Qualitative assessment of facilitators and barriers to HIV programme implementation by community health workers in Mopani district, South Africa

Nireshni Naidoo, Nkosinathi Zuma, N. Sellina Khosa, Gert Marincowitz, Jean Railton, Nthabiseng Matlakala, Geoffrey A. Jobson, Jude O. Igumbor, James A. McIntyre, Helen E. Struthers, Remco P. H. Peters*

*Corresponding author for this work

Research output: Contribution to journalArticleAcademicpeer-review

17 Citations (Web of Science)


South Africa has implemented a community-based HIV programme (CBHP) in its primary healthcare (PHC) re-engineering strategy that aims to improve public healthcare delivery. This CBHP is delivered by ward-based outreach teams (WBOTs); provision of community HIV services comprises an important component of this programme. We conducted an exploratory study to determine the facilitators and barriers to successful implementation of this CBHP in rural Mopani District, South Africa. Focus group discussions were conducted with the community health workers (CHWs) and PHC nurses; participant interviews were conducted with community members who access these health services, community leaders, and social workers. We conducted a thematic content analysis and based on the key themes reported, we identified the Consolidated Framework for Implementation Research, consisting of five domains, as the most appropriate model to interpret our findings. First, in terms of intervention characteristics, community members generally valued the HIV services provided, but the variable needs impacted on programme implementation. Outer setting challenges include inability to meet the need of patients as a result of stigma, nondisclosure of HIV status and social factors. In terms of the inner setting, CHWs were grateful for the equipment and training received but expressed the need for better support of management and the provision of additional resources. With regard to characteristics of the implementers, the CHWs expressed the desire for further training despite reporting having sufficient knowledge to conduct their HIV work. Finally, in terms of the implementation process, the importance of relationship building between CHWs and community members was emphasised. In conclusion, these data underline the positive receipt and potential of the CBHP in this rural district and identify areas to further strengthen the programme. The success and sustainability of the CBHP requires ongoing commitment of resources, training, supervision, and organisational support in order to operate effectively and efficiently.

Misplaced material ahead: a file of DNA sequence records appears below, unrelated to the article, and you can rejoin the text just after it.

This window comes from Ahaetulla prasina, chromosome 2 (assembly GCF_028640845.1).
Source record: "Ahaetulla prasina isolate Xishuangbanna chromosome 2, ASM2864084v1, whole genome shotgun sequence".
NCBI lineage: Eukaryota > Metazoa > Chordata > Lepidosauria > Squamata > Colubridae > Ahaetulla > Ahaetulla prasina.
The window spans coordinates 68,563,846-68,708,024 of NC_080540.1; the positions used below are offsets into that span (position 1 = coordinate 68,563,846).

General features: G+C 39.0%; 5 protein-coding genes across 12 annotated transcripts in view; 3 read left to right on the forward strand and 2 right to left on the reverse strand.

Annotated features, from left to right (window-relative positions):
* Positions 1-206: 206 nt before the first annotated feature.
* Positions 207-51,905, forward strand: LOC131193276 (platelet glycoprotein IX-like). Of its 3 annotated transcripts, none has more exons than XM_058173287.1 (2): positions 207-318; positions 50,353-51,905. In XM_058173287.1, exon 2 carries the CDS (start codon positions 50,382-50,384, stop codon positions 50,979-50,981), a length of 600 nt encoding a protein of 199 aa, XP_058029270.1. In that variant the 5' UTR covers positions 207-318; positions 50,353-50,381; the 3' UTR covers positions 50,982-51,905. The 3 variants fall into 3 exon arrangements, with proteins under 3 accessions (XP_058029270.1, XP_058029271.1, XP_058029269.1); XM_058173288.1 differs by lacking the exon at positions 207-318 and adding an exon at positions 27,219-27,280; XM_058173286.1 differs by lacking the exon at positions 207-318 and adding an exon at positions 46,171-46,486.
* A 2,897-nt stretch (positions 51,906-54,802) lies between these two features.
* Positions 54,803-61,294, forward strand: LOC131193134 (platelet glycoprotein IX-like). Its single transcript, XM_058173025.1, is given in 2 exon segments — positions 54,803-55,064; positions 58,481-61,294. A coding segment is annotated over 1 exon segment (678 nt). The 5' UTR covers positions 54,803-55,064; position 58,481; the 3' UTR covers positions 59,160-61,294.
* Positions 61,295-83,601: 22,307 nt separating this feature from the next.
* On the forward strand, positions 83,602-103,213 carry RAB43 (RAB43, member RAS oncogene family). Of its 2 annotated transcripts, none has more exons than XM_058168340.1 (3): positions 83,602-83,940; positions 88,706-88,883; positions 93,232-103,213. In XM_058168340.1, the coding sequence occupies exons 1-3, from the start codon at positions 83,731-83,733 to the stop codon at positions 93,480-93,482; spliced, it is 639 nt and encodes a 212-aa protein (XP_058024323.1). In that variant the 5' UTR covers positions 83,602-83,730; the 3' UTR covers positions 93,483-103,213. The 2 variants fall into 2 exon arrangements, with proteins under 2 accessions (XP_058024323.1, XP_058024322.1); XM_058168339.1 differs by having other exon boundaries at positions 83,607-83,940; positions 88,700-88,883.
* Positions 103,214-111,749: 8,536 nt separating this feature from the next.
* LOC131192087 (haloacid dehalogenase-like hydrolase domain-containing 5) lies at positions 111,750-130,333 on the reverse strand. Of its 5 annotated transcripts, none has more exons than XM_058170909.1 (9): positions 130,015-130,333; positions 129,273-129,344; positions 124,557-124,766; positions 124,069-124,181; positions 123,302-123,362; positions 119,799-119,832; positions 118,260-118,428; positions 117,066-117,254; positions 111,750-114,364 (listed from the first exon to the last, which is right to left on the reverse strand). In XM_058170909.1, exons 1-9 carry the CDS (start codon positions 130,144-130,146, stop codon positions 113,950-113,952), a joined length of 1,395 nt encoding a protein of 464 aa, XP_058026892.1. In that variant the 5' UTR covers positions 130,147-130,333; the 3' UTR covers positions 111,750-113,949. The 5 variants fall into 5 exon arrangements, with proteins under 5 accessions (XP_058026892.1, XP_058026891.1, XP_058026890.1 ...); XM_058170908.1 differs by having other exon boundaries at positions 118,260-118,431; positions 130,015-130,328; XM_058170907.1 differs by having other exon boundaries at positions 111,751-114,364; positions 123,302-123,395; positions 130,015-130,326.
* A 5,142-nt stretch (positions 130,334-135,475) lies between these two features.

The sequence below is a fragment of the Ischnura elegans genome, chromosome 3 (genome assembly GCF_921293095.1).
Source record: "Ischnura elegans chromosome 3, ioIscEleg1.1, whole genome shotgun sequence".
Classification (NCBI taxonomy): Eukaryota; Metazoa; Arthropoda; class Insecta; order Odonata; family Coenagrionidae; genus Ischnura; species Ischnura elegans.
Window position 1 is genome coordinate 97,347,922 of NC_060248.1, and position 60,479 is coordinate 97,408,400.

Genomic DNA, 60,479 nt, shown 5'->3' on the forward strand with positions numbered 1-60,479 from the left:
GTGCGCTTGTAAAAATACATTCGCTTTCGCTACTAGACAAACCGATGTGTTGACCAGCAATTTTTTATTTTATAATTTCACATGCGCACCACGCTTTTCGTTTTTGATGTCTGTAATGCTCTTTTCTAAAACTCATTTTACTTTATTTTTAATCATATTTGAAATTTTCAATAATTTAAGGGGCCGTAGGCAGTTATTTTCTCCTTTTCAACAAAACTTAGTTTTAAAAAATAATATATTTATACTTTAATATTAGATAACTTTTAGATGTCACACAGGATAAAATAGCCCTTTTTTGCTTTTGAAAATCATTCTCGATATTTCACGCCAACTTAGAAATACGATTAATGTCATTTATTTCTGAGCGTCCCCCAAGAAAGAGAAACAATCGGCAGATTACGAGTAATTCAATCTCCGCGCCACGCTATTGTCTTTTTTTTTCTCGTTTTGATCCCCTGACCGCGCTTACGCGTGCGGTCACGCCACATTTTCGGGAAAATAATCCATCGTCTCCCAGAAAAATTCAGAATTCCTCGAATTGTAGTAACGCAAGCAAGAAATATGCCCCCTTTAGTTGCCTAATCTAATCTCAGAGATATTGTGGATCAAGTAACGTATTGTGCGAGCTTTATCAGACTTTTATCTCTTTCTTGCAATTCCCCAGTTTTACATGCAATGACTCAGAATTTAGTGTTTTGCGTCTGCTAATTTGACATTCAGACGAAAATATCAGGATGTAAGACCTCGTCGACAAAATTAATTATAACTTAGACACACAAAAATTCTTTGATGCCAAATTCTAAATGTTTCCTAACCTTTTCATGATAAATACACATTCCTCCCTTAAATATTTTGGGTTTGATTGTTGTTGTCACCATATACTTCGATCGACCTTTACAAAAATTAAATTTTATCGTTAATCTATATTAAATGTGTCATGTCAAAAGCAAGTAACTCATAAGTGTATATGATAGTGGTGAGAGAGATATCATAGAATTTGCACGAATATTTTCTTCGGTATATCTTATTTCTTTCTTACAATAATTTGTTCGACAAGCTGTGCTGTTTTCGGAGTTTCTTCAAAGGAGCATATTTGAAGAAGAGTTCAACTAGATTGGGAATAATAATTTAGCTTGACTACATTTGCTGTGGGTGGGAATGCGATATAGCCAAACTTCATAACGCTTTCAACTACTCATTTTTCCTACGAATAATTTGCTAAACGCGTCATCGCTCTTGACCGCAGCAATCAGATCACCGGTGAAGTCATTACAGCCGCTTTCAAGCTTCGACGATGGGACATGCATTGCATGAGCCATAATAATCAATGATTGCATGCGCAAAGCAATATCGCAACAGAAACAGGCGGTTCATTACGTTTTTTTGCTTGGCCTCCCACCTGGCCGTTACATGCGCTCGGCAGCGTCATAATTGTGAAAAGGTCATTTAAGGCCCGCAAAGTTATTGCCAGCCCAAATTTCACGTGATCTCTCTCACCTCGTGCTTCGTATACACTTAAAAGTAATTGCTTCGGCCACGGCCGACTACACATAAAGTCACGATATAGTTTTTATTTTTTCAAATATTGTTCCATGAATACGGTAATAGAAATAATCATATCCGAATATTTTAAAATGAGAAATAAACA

Original languageEnglish
Article numbere0203081
Number of pages17
Issue number8
Publication statusPublished - 30 Aug 2018


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